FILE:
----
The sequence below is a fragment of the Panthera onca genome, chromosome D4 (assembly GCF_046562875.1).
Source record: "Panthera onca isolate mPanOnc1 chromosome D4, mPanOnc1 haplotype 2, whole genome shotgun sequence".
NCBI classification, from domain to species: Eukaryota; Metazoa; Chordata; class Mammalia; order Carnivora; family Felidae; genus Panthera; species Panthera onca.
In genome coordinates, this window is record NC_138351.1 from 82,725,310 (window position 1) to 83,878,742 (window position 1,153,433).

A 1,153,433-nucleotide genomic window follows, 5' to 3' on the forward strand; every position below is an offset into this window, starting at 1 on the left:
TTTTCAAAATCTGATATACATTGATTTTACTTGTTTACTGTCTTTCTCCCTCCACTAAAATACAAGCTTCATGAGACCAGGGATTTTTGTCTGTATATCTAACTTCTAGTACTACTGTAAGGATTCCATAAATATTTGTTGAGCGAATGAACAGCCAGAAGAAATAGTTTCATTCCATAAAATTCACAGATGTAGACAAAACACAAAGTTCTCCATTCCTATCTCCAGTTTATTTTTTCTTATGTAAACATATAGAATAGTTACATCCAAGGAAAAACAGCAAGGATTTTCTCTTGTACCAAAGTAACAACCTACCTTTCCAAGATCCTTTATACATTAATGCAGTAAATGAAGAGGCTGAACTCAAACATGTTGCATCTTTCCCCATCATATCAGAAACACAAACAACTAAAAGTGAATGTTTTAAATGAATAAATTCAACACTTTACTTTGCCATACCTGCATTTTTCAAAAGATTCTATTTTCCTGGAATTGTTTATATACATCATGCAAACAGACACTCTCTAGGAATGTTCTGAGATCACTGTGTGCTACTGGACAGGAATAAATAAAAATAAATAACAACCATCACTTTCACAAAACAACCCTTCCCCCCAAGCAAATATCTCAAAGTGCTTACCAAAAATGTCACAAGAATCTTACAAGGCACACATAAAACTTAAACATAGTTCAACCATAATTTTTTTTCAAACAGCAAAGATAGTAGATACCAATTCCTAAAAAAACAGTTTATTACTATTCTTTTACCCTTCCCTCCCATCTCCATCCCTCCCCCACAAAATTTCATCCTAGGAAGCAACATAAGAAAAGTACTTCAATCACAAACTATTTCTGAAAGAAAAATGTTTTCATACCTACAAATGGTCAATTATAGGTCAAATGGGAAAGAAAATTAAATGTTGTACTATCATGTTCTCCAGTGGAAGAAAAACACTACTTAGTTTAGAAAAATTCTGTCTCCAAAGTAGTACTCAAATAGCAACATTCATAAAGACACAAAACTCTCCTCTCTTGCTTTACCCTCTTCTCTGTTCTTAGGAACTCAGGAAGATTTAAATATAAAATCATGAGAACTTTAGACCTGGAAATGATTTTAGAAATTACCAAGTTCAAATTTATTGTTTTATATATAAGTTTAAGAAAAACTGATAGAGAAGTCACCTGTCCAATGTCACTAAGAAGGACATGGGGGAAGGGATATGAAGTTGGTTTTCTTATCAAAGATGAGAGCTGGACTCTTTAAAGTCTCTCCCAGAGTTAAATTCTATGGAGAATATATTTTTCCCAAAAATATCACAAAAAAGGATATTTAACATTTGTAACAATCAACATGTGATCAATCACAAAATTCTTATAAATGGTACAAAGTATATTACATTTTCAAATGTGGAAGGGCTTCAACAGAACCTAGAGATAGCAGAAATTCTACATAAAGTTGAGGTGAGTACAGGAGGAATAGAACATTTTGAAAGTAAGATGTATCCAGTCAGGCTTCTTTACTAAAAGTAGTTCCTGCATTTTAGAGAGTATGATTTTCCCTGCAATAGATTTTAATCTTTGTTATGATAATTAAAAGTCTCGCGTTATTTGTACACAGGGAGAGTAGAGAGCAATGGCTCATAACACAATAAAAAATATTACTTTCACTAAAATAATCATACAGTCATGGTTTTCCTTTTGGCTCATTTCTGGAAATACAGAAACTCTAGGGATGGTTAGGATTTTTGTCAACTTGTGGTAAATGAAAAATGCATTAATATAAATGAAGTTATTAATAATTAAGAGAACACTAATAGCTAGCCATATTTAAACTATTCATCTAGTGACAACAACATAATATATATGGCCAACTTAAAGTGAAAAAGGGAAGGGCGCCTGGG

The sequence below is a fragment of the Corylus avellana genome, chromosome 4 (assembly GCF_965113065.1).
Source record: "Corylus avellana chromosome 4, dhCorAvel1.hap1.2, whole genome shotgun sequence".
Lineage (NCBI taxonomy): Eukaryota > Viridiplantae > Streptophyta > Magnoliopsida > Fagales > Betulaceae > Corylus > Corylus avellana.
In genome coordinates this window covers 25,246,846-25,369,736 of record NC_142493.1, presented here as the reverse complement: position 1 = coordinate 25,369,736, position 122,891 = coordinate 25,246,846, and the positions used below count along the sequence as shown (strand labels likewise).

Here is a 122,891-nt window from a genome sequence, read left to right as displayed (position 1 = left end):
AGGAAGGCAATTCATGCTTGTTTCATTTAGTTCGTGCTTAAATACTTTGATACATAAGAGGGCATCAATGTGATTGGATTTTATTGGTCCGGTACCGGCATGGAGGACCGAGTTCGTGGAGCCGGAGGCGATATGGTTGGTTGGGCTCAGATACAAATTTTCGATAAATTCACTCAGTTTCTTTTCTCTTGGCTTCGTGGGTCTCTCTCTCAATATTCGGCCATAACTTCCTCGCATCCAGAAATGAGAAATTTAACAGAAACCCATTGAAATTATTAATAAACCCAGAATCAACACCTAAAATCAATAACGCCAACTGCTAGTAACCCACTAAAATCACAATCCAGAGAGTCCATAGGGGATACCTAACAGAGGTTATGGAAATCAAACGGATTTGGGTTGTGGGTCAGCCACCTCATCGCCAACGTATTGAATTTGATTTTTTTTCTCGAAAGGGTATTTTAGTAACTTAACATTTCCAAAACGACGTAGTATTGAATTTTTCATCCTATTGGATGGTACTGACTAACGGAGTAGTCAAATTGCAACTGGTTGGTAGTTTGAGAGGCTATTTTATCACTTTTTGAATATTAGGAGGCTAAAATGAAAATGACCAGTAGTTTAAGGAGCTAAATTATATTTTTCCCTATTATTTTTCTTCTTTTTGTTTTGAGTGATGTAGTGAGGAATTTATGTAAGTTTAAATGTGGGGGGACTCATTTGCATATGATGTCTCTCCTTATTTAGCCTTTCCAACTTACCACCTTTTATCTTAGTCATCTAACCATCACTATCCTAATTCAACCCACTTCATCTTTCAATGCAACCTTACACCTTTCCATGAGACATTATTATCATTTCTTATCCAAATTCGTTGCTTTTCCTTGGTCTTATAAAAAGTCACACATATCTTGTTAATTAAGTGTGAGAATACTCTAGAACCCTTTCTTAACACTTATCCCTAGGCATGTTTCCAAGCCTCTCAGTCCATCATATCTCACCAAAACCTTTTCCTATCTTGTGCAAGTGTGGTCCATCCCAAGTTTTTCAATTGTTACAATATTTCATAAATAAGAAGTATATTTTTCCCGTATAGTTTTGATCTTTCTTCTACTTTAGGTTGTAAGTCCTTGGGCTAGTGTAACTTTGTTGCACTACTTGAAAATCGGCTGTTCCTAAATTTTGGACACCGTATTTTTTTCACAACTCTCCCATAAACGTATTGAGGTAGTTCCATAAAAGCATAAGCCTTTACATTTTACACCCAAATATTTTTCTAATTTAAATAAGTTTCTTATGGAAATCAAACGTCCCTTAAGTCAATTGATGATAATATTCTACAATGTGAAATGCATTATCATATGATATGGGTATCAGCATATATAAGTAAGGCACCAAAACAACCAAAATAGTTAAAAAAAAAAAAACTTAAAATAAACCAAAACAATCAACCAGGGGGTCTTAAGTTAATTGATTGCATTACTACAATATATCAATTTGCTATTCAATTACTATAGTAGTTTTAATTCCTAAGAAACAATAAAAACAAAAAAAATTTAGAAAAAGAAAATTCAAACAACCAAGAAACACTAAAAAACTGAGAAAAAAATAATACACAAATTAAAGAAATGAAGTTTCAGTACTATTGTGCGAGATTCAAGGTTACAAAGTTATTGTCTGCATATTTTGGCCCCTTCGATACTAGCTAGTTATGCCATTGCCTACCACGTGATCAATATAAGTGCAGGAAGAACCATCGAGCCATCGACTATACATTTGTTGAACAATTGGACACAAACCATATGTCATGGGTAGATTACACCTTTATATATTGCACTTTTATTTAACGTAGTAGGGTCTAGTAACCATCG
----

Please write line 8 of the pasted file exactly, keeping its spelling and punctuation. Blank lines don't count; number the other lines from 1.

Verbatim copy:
Source record: "Corylus avellana chromosome 4, dhCorAvel1.hap1.2, whole genome shotgun sequence".